with the reeds closing in behind us.  We were completely safe, like sliding into home plate on an infield home run.  The main sail and jib weren't even flogging in the the wind, but the burgee on the tip of the gunter spar was snapping it's frayed tips in a gale.  It seems like I spend a lot  of time scaping into the reeds with Amy.  (See last years escapade in Nurse Slough.)

We bailed the boat out, reefed the main, collected the flotsam and caught
our breath.  Once we felt ready, Amy and I backed the dory out of the reeds and set sail for the buoy.  Snagging our boat tag off it and then heading for Collinsville we eventually dropped the jib because the wind was just too rowdy for all that canvas.

I took a lesson from Caitlin Schwarzman as she sailed across my bow to weather in 'Jasper', another swampscott dory, under a full unreefed sprit
sail.  I spent the rest of the afternoon trying to follow her tacks.  "I'm just lucky Chris (Rucker) was tall enough to hike out and bail at the same time!"  said Caitlin later, on the deck of the scow schooner 'Alma' while nursing our beer rations over stories of the day . The finale of the day was a brisk suite of fifteen second tacks into the wind that was coming straight down the Collinsville Slough.  We coasted  under sail into the foreward tie-up along side our mother ship 'Alma'.  The 'Stolen Moment' was one of very few small boats to actually sail through the squall, two of which were swampscott dories.   The rest of the twenty-three boats either rowed in the lee of the islands or took a tow from one of the two Boston Whalers we had a chase boats.  A couple of the smallest boats were pulled aboard the 'Alma' during the worst of the blow,

because they were caught out in an exposed area and didn't have a chance the way things were roughing up so fast.  I cannot say enough
about the seaworthiness of these little Swampscott hulls, gunter or sprits'ls, they kick little boat butt.  1530, 28 miles.

That night I slept among the grave stones in the collinsville cemetery under the watchful eye of an owl perched in the only tree for miles. Wednesday, 0930 The mob had a ripping wind at our backs as the fleet squirted out of Collinsville slough onto the Sacramento river, so I sailed with a reefed main and my small jib, only to shake out the reef and swap to the larger jib later.  I gave the tiller to Abbey Sue for tacking lessons along Dutch Slough to the north of Big Break and into the San Juaquin Yacht Club on Bethel Island.  This was the hottest day yet.  I napped with my legs hanging in the water on the lee side of whatever tack we happened upon.  1415, 18 miles.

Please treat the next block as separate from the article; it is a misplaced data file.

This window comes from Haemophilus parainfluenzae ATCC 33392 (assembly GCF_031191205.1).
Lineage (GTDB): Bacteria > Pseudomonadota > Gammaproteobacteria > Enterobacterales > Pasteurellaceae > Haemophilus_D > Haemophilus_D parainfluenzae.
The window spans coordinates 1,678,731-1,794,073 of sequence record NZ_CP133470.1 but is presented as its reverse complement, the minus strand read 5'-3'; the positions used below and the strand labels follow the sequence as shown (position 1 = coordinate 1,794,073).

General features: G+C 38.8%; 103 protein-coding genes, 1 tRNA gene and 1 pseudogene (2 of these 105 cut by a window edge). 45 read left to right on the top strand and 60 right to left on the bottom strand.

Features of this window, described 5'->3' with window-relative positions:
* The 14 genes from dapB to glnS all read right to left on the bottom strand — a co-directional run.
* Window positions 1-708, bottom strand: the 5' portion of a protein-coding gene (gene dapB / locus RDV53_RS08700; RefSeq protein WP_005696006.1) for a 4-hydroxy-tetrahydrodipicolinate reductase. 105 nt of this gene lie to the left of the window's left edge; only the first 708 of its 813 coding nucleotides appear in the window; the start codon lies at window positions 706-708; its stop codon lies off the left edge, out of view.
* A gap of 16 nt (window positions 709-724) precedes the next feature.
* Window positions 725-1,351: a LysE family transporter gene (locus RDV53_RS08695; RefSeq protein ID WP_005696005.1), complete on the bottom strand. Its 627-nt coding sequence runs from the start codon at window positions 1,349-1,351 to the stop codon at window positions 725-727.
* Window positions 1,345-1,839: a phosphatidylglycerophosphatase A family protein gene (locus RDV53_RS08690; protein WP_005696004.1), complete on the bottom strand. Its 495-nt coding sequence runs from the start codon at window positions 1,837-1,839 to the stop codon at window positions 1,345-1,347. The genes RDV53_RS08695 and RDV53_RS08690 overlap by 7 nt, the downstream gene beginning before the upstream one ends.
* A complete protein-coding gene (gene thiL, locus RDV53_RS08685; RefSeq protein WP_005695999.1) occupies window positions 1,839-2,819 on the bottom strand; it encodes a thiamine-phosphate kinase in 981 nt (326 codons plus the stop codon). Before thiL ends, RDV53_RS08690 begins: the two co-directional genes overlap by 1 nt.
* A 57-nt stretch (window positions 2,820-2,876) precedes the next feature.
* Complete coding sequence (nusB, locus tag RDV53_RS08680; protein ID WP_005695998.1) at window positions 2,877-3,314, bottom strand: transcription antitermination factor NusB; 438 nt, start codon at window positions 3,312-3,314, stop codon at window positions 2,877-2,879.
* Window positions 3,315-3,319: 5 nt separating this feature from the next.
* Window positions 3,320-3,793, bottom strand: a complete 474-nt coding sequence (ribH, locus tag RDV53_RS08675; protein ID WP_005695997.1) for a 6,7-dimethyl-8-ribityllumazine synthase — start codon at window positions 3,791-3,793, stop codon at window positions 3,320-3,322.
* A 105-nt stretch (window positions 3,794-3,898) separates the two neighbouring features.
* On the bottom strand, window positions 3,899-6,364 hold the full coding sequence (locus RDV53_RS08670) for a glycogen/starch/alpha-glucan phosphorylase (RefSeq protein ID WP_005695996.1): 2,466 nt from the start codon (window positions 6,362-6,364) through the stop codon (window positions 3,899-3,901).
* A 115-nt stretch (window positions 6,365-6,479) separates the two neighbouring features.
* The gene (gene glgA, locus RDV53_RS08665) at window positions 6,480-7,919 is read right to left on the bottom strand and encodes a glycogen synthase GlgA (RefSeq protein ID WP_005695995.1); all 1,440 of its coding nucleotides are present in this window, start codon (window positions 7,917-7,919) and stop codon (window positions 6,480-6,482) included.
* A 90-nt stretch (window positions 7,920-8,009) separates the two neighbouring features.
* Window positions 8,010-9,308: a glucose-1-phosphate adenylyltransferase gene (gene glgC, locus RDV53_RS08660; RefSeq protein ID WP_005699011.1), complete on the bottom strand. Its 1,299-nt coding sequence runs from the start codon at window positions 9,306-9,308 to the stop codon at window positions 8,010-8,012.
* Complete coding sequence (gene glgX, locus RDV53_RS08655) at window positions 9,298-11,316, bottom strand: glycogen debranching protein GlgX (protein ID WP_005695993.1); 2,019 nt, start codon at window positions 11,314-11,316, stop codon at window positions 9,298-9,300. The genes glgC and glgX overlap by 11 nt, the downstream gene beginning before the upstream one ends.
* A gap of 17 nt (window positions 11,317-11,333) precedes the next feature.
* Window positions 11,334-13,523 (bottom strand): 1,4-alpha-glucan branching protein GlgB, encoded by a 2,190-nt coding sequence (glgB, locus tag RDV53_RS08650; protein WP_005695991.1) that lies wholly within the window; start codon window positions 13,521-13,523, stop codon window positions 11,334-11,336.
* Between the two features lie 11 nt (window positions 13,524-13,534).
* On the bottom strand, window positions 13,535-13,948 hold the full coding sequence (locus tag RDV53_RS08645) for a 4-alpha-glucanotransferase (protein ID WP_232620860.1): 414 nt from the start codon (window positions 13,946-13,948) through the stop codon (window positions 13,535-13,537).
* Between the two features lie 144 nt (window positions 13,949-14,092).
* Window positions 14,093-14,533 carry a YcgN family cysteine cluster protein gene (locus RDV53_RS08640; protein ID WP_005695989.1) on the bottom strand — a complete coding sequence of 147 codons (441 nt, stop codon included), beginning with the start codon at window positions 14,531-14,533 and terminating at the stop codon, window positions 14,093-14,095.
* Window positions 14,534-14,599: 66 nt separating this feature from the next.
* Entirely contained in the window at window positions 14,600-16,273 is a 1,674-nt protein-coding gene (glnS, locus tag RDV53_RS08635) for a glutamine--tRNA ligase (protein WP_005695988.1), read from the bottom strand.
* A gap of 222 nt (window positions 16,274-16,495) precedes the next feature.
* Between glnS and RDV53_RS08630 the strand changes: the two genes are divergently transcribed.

'Telco' tug, the 42' tow boat to back up the 'Alma', sucked an impeller, over heated and needed a push in by one of the whalers.  Jake Roulstone saved the day by crawling down into the heat of Telco's belly, on the hottest recorded day of the year, (109+) and fixed the problem in a masterful way with spare parts he found floating in the bilge, as we handed down gin tonics on ice through the hatch.

Thursday, 0815, After potent Bloody Mary's with fresh asparagus in the air conditioned yacht club, served by a smiling bartender named Alma (appropriately enough), Amy Hosa and I sailed with the fleet en mass on light winds up Mound Slough to Frank's Tract and across the shallows to the north with a good consistently growing northwesterly, through False River into the San Juaquin River and then southeast, wing on wing for miles, in the Stockton Deep Water Shipping Channel on the way to Stockton.  Many boats stopped in a cove along the north side of Mandeville Cut for lunch and a swim to break the heat. 

As I was lifting the anchor to move on Amy sheeted in the main sheet in such a way that we sailed up over the anchor, powered away upwind and
over the moored fleet.  Then as I was setting the tiny 'whisker dowel' in the jib to run wing on wing, Amy sent us down wind, letting out the main a little slow, effectively forcing acceleration like I've never seen in my dory accept when surfing the swells on the ocean in my home port of Santa Cruz on Monterey Bay.